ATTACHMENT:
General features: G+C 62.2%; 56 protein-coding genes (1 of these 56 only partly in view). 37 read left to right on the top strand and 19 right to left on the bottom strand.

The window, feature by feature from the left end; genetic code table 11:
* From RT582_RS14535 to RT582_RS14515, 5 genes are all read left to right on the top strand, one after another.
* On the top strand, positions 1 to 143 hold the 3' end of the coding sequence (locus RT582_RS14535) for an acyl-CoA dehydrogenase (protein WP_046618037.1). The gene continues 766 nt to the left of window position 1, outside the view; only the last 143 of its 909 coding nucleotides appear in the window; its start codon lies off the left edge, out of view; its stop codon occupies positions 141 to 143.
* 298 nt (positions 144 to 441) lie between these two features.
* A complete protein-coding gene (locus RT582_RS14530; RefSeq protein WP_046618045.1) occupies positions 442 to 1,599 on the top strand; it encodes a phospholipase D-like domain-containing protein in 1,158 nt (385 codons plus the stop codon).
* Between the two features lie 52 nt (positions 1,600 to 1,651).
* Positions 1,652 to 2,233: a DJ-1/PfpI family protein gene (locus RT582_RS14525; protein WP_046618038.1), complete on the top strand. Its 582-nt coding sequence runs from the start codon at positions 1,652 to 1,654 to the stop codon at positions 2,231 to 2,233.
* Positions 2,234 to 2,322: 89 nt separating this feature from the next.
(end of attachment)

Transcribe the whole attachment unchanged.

General features: G+C 62.2%; 56 protein-coding genes (1 of these 56 only partly in view). 37 read left to right on the top strand and 19 right to left on the bottom strand.

The window, feature by feature from the left end; genetic code table 11:
* From RT582_RS14535 to RT582_RS14515, 5 genes are all read left to right on the top strand, one after another.
* On the top strand, positions 1 to 143 hold the 3' end of the coding sequence (locus RT582_RS14535) for an acyl-CoA dehydrogenase (protein WP_046618037.1). The gene continues 766 nt to the left of window position 1, outside the view; only the last 143 of its 909 coding nucleotides appear in the window; its start codon lies off the left edge, out of view; its stop codon occupies positions 141 to 143.
* 298 nt (positions 144 to 441) lie between these two features.
* A complete protein-coding gene (locus RT582_RS14530; RefSeq protein WP_046618045.1) occupies positions 442 to 1,599 on the top strand; it encodes a phospholipase D-like domain-containing protein in 1,158 nt (385 codons plus the stop codon).
* Between the two features lie 52 nt (positions 1,600 to 1,651).
* Positions 1,652 to 2,233: a DJ-1/PfpI family protein gene (locus RT582_RS14525; protein WP_046618038.1), complete on the top strand. Its 582-nt coding sequence runs from the start codon at positions 1,652 to 1,654 to the stop codon at positions 2,231 to 2,233.
* Positions 2,234 to 2,322: 89 nt separating this feature from the next.